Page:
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Sex Roles

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Toward a More Complete Understanding of Bystander Willingness to Help: What Role Does Critical Consciousness Play?

  • Elsa E. Rojas-AsheEmail author
  • Ruth V. Walker
  • Samantha C. Holmes
  • Dawn M. Johnson
Original Article
  • 34 Downloads

Abstract

Sexual assault is a common phenomenon on university campuses with about one in five women victimized while in college. Consequently, bystander intervention programs have been gaining momentum. To improve such programs, research has begun to identify factors that may facilitate or impede individuals’ willingness to help a potential victim of sexual assault. The current study adds to this literature by: (a) examining potential differences in rape myth acceptance, critical consciousness, and willingness to help based on types of self-reported exposure to sexual assault; (b) exploring the previously unexamined mediating role of critical consciousness in the relationship between exposure to sexual assault and willingness to help; and (c) clarifying how the extent of rape myth acceptance impacts the relationship between exposure to sexual assault and willingness to help. Using a sample of 511 U.S. undergraduate students, results generally demonstrated that those with multiple types of exposure to sexual assault victimization demonstrated the highest levels of critical consciousness and greater willingness to help. Additionally, there was both a significant indirect effect of exposure to sexual assault on willingness to help via critical consciousness and a conditional effect of exposure to sexual assault on willingness to help that was stronger at lower levels of rape myth acceptance. Results highlight the importance of programming targeted at increasing critical consciousness.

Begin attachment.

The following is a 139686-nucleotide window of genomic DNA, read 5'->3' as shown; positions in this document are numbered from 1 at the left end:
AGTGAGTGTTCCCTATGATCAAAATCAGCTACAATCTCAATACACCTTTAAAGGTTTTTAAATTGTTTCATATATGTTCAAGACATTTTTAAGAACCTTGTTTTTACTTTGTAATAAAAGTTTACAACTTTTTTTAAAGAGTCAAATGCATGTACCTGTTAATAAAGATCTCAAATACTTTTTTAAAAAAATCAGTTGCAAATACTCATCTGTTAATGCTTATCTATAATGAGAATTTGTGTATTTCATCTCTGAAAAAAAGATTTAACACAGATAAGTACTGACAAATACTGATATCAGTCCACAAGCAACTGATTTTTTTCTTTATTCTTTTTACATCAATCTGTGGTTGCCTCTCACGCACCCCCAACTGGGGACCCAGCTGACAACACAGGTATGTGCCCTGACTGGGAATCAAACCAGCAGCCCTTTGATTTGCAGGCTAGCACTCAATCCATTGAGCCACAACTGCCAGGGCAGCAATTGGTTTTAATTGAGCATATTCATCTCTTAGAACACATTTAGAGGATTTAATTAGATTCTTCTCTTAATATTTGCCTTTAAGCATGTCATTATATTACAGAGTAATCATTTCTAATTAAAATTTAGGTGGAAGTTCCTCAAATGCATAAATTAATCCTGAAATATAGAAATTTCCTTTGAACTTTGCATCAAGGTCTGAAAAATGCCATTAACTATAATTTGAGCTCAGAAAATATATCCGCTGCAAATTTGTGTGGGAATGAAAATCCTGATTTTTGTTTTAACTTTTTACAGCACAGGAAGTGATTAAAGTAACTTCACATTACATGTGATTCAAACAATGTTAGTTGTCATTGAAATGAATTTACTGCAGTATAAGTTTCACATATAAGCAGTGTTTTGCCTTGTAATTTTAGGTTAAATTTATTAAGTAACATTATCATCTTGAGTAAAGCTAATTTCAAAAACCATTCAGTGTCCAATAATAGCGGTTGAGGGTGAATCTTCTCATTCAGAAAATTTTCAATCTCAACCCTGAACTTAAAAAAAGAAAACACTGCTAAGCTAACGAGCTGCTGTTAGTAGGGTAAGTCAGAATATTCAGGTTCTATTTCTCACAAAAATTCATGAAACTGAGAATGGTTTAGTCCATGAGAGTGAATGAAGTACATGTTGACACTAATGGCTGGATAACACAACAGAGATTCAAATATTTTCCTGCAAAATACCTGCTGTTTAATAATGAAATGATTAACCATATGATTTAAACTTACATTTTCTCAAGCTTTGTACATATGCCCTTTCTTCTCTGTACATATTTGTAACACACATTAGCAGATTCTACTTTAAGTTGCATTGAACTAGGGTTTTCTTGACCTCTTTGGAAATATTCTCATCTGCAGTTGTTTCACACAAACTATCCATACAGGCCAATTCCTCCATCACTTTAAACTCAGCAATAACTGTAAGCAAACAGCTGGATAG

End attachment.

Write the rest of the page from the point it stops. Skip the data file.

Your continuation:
Keywords

Bystander behavior Sexual assault Critical consciousness Prevention Bystander intervention 

Notes

Acknowledgements

The authors would like to acknowledge that this research was supported by Defined Lines, a student organization at the University of Akron dedicated to ending sexual assault and changing the culture surrounding sexual assault on campus. Funding support for the research was provided by the Avon Foundation for Women, which awarded Defined Lines a 2104 Avon Campus Grant. Work on this paper by the third author was supported by NIH grant T32 DA019426.

Compliance with Ethical Standards

Conflict of Interest

The authors declare that they have no conflict of interest.

Informed Consent

Participants were shown the below informed consent in Qualtrics and indicated their consent by continuing to the next page of the survey and completing the study measures.

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Copyright information

© Springer Science+Business Media, LLC, part of Springer Nature 2019

Authors and Affiliations

  1. 1.Department of Psychiatry and Behavioral SciencesStanford University School of MedicineStanfordUSA
  2. 2.Department of Psychology and GerontologyMissouri State UniversitySpringfieldUSA
  3. 3.Department of PsychiatryYale School of MedicineNew HavenUSA
  4. 4.Department of PsychologyThe University of AkronAkronUSA

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